Behind the Scenes: Spriggan Mist Band Photo Shoot & Retouch

Hey Everyone,

Hope all is good with you.

Today I’ve put together a walk through of the photo shoot I had with UK Band, Spriggan Mist plus an overview of the retouching that was involved.

I’ll be recording a couple of video tutorials showing some of the Photoshop techniques soon, but as for showing every step involved, that’ll be appearing in a future issue of Practical Photoshop magazine.

On Location
Ok as for the initial brief, the final picture was to have an overall feel of being dark and atmospheric with the feel of being from an era when Highwayman were around.

Weather in the UK this past year has seen its fair share of rain, rain and a bit more rain but strangely on the day of the shoot we ended up with bright sunshine.

Lighting
Knowing the the final image was going to be made to look like it was shot at night ideally I would have preferred to have some powerful outdoor location lighting such as an Elinchrom Ranger. However the only light available to me at the time was the less powerful Quadra; a great piece of kit but not powerful enough to overpower the sun on a day like it was.

Solution
The option of shooting later in the day wasn’t an option so…as the sun was certainly beating down us on, the band were positioned with it behind and to one side in such a way as it would behave like adding in a rim light. The Quadra, with two heads, was then used to light the subjects…without even attempting to darken down the background as that was something that could be done later in post production.

As well as looking to see how the light from the Quadra was hitting the members of the band, one thing I was making sure of was that there was still detail in the shadows. I was doing this using the histogram in my D800 and the reason was that later, during the retouching, I knew I’d be enhancing detail in those areas and if I’d let them go completely black then there would have been no detail to bring out.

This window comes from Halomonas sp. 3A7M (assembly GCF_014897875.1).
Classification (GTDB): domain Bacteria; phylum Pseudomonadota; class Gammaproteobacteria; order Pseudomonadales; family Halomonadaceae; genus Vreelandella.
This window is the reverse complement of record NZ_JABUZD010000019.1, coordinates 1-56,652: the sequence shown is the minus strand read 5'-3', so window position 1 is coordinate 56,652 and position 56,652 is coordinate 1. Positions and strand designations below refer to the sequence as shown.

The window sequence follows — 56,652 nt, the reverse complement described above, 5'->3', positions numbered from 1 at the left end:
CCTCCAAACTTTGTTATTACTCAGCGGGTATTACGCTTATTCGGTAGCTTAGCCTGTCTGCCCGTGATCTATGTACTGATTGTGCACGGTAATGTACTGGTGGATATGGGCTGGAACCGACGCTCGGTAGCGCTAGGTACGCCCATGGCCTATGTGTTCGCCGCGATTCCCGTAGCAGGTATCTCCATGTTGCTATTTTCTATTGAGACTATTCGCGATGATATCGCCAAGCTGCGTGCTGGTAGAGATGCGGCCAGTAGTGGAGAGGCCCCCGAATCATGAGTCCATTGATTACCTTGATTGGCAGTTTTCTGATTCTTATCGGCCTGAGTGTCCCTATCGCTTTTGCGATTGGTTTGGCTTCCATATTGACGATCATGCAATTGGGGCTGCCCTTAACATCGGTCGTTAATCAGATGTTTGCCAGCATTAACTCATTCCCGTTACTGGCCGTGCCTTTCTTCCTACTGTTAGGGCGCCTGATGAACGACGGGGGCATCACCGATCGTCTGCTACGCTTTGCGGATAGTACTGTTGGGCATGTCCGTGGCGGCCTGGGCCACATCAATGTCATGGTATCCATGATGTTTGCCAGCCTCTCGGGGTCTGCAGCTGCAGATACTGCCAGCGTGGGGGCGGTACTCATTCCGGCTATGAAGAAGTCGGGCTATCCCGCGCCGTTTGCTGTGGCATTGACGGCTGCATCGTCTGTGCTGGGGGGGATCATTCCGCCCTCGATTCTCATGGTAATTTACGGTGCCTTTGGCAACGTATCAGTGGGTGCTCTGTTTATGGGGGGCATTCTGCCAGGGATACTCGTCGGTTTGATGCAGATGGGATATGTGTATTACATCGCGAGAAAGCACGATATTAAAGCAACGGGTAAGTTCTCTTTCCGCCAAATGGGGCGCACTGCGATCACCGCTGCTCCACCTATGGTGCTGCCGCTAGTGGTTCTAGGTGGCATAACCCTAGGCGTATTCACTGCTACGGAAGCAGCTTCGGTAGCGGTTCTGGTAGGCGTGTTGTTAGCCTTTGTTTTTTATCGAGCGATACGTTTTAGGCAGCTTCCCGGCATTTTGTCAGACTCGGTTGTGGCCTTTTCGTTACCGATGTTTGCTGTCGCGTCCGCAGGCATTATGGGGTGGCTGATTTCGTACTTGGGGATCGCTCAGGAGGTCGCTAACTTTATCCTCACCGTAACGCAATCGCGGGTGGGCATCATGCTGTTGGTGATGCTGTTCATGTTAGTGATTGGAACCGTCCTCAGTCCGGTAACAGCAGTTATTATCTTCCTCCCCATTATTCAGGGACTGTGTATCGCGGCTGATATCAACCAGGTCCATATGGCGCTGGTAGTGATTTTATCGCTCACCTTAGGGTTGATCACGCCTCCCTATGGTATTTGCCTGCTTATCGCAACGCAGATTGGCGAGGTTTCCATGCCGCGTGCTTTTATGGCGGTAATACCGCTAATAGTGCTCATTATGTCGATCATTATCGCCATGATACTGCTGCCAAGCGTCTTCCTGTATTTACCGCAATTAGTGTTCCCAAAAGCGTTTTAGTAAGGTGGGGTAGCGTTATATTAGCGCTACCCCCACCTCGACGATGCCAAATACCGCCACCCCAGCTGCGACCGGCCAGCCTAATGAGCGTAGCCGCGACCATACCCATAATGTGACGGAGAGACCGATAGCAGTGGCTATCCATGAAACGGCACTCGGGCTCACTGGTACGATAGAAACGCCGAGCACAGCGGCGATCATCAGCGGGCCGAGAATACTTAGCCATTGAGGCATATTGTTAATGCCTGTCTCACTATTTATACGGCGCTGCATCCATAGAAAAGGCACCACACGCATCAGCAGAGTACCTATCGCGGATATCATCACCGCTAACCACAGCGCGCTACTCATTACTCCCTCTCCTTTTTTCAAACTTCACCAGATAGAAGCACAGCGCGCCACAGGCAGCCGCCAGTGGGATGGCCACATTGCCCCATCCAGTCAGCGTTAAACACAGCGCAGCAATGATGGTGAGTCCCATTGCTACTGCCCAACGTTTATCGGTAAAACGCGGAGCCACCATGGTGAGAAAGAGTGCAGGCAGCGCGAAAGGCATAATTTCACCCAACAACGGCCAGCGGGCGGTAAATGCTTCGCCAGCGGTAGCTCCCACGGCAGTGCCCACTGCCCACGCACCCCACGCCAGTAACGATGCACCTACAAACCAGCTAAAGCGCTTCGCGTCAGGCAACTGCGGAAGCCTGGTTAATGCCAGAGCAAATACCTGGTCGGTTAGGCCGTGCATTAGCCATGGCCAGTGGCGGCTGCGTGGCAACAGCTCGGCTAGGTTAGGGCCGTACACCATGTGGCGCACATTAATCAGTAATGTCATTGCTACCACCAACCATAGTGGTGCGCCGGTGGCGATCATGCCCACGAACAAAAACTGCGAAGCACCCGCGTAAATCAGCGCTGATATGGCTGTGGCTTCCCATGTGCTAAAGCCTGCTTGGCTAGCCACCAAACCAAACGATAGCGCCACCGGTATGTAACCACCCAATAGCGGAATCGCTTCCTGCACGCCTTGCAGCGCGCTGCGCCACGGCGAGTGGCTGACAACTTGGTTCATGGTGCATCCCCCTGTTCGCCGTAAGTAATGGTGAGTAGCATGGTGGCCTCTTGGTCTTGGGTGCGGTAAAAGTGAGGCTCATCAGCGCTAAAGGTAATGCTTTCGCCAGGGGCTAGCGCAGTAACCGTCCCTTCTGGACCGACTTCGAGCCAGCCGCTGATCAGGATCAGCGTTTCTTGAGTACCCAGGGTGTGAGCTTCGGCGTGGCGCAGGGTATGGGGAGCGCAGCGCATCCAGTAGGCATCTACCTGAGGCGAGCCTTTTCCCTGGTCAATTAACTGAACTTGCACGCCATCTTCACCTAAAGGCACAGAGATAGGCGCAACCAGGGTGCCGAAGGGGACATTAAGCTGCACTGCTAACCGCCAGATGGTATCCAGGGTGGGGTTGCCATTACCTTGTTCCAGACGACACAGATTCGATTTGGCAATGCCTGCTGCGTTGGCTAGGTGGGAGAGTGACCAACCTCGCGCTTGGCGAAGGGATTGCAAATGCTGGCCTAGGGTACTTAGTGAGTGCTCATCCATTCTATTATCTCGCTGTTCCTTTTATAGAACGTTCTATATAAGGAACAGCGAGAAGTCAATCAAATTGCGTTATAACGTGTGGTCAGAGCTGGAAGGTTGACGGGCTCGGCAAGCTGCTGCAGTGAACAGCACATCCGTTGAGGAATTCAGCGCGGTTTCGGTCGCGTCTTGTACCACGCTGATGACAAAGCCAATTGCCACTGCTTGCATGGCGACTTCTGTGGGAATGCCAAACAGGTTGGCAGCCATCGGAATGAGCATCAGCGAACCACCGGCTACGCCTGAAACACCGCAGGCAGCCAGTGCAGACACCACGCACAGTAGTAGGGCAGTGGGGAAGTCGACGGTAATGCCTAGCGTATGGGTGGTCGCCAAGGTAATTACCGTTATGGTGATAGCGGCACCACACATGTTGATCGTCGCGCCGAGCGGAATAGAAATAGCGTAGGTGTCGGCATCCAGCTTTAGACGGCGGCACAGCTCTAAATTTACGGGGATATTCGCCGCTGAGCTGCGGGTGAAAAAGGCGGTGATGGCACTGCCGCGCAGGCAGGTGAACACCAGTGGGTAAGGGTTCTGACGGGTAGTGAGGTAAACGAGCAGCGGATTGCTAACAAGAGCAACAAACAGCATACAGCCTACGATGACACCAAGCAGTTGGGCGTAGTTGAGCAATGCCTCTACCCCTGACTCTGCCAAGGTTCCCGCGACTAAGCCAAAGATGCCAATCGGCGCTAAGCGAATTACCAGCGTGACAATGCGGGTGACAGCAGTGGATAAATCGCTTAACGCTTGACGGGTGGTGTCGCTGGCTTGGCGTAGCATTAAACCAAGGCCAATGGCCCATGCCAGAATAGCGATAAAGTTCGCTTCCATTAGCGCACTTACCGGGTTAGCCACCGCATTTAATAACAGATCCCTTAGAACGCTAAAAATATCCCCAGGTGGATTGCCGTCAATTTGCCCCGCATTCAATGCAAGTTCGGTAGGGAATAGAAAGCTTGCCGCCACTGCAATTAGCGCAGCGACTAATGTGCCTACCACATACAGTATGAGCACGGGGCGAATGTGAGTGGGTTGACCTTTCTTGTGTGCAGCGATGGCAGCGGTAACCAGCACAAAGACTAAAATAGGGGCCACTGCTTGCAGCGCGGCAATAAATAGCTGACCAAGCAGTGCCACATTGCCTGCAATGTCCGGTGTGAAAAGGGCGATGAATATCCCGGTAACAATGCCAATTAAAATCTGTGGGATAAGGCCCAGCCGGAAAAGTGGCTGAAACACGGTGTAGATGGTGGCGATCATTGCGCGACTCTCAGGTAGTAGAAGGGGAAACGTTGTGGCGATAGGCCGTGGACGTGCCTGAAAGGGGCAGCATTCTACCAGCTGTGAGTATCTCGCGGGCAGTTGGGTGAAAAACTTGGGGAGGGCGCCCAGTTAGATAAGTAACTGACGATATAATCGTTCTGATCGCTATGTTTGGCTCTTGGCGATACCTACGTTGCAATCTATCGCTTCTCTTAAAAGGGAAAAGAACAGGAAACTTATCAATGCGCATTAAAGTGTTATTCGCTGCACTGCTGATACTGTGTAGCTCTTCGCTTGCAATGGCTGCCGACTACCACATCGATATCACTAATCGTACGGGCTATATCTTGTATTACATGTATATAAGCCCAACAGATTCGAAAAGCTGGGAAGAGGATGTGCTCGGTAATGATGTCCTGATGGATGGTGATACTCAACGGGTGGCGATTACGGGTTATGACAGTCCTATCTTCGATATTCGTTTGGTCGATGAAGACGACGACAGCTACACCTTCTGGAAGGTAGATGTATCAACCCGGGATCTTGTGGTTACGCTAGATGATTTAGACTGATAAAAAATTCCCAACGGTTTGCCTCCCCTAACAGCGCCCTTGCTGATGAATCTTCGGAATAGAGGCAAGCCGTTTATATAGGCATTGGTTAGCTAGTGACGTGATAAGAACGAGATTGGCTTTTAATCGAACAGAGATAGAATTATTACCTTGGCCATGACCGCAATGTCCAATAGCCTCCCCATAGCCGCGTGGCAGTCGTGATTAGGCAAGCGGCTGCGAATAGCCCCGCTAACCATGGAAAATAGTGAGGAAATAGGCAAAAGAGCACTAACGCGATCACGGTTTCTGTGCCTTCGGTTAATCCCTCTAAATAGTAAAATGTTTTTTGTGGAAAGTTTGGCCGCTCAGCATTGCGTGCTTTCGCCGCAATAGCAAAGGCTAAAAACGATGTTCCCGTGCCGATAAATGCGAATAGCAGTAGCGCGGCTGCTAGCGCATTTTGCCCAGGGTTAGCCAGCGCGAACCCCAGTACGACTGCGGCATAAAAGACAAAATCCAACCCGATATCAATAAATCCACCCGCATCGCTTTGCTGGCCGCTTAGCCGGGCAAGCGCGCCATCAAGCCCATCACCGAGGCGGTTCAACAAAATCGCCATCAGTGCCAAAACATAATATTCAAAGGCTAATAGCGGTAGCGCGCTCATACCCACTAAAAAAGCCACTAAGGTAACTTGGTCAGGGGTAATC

Here’s a wide version of the shot that was actually used where you can see how the lights were positioned and from which direction the sunlight was coming in:

Retouching
As for the retouching, here’s a look through some of the stages the out of camera shot went through to end up with the final image:

I’ll keep you posted as to when the full tutorial is out and also the couple of videos I’ll record too.

For me this whole shoot was another prime example of why I love using Photoshop as having a good idea of what can be done in post later can really help out at a shoot and certainly relieve any stresses.

Of course, as is always the case, doing the best you can do with what you have at the time is essential, and then once you have a good starting point Photoshop comes into a world of it’s own with how you can create the final look.

Ok that’s all from me for today so as always if you have any questions or comments then please feel to make use of the comments section below, but in the mean time have a good one and I’ll catch you back here tomorrow,

Enjoy,
Glyn

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